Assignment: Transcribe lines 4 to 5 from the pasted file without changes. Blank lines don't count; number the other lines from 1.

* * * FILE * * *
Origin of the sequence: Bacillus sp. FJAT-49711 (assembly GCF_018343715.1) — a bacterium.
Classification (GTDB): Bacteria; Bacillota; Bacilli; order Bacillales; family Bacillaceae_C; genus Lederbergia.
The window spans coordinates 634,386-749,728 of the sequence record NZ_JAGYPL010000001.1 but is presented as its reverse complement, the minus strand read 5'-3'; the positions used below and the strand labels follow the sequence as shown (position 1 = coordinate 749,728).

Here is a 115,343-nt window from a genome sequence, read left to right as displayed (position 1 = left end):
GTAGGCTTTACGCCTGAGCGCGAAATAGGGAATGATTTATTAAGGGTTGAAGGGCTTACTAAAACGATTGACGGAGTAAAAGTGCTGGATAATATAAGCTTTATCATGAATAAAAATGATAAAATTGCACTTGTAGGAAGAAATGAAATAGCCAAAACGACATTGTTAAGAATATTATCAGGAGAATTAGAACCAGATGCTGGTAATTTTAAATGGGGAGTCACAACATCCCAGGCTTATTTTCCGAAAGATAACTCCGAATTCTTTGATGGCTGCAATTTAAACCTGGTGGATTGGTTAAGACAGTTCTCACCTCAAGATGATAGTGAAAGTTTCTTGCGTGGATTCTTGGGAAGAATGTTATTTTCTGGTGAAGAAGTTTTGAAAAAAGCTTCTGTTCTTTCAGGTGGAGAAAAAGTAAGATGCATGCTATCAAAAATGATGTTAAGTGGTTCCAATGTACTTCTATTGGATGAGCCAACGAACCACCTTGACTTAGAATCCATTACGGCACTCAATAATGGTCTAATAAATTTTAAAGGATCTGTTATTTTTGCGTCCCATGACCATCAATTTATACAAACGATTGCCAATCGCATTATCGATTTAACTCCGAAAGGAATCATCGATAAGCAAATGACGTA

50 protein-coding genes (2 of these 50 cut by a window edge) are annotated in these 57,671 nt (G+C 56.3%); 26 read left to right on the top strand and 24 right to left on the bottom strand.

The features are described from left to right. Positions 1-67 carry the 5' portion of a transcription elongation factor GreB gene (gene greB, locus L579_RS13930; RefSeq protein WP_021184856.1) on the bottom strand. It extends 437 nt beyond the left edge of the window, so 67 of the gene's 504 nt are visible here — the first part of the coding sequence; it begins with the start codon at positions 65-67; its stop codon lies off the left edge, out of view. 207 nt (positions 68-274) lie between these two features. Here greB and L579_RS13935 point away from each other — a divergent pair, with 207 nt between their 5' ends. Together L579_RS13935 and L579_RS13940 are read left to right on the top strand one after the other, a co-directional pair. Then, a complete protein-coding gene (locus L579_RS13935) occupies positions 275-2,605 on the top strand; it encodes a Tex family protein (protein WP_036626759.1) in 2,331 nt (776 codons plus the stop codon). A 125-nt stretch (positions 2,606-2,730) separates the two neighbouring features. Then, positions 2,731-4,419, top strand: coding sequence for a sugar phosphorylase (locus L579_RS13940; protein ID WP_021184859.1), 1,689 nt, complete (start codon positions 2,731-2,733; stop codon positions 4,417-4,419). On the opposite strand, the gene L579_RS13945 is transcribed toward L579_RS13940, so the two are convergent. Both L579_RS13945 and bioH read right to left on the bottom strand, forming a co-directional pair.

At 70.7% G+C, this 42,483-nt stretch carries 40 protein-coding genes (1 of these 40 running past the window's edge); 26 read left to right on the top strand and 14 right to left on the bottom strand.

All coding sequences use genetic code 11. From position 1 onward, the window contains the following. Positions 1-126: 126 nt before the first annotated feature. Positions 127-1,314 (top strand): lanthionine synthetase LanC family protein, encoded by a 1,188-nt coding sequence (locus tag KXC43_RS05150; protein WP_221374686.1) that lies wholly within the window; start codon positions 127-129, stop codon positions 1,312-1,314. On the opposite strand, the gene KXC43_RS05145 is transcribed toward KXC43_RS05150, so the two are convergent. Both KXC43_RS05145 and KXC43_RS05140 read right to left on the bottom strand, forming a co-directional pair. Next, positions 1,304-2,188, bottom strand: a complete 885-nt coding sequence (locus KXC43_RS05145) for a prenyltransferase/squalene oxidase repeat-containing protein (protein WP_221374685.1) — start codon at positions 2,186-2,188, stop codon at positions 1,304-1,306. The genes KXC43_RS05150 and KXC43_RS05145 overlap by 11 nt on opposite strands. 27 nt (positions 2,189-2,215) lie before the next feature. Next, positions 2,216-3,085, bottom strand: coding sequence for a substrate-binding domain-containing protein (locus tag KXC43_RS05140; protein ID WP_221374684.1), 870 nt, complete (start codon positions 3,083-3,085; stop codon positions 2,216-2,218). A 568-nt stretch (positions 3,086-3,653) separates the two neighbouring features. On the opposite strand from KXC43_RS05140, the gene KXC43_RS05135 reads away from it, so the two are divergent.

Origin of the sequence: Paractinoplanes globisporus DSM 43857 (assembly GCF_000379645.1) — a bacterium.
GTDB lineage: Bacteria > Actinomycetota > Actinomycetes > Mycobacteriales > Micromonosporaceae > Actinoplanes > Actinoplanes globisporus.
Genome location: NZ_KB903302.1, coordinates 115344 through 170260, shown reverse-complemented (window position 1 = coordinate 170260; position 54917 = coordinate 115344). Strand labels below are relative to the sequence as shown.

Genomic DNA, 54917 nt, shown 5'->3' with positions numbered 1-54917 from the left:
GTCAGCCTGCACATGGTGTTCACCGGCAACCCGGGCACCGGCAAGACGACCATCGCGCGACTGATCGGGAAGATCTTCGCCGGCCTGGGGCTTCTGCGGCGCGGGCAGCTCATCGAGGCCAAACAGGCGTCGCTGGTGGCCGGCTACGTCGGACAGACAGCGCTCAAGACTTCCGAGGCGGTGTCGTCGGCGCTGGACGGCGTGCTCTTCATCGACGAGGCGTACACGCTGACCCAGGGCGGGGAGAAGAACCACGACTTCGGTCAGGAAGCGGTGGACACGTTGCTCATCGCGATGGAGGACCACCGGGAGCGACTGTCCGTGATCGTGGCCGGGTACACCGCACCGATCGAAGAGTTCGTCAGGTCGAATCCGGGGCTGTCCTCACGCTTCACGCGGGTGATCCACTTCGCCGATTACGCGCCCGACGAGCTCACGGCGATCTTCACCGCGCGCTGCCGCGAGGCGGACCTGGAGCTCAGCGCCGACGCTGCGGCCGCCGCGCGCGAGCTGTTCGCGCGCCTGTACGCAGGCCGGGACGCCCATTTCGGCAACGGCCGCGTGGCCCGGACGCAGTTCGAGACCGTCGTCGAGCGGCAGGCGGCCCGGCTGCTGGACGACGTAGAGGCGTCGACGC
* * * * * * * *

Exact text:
Here is a 115,343-nt window from a genome sequence, read left to right as displayed (position 1 = left end):
GTAGGCTTTACGCCTGAGCGCGAAATAGGGAATGATTTATTAAGGGTTGAAGGGCTTACTAAAACGATTGACGGAGTAAAAGTGCTGGATAATATAAGCTTTATCATGAATAAAAATGATAAAATTGCACTTGTAGGAAGAAATGAAATAGCCAAAACGACATTGTTAAGAATATTATCAGGAGAATTAGAACCAGATGCTGGTAATTTTAAATGGGGAGTCACAACATCCCAGGCTTATTTTCCGAAAGATAACTCCGAATTCTTTGATGGCTGCAATTTAAACCTGGTGGATTGGTTAAGACAGTTCTCACCTCAAGATGATAGTGAAAGTTTCTTGCGTGGATTCTTGGGAAGAATGTTATTTTCTGGTGAAGAAGTTTTGAAAAAAGCTTCTGTTCTTTCAGGTGGAGAAAAAGTAAGATGCATGCTATCAAAAATGATGTTAAGTGGTTCCAATGTACTTCTATTGGATGAGCCAACGAACCACCTTGACTTAGAATCCATTACGGCACTCAATAATGGTCTAATAAATTTTAAAGGATCTGTTATTTTTGCGTCCCATGACCATCAATTTATACAAACGATTGCCAATCGCATTATCGATTTAACTCCGAAAGGAATCATCGATAAGCAAATGACGTA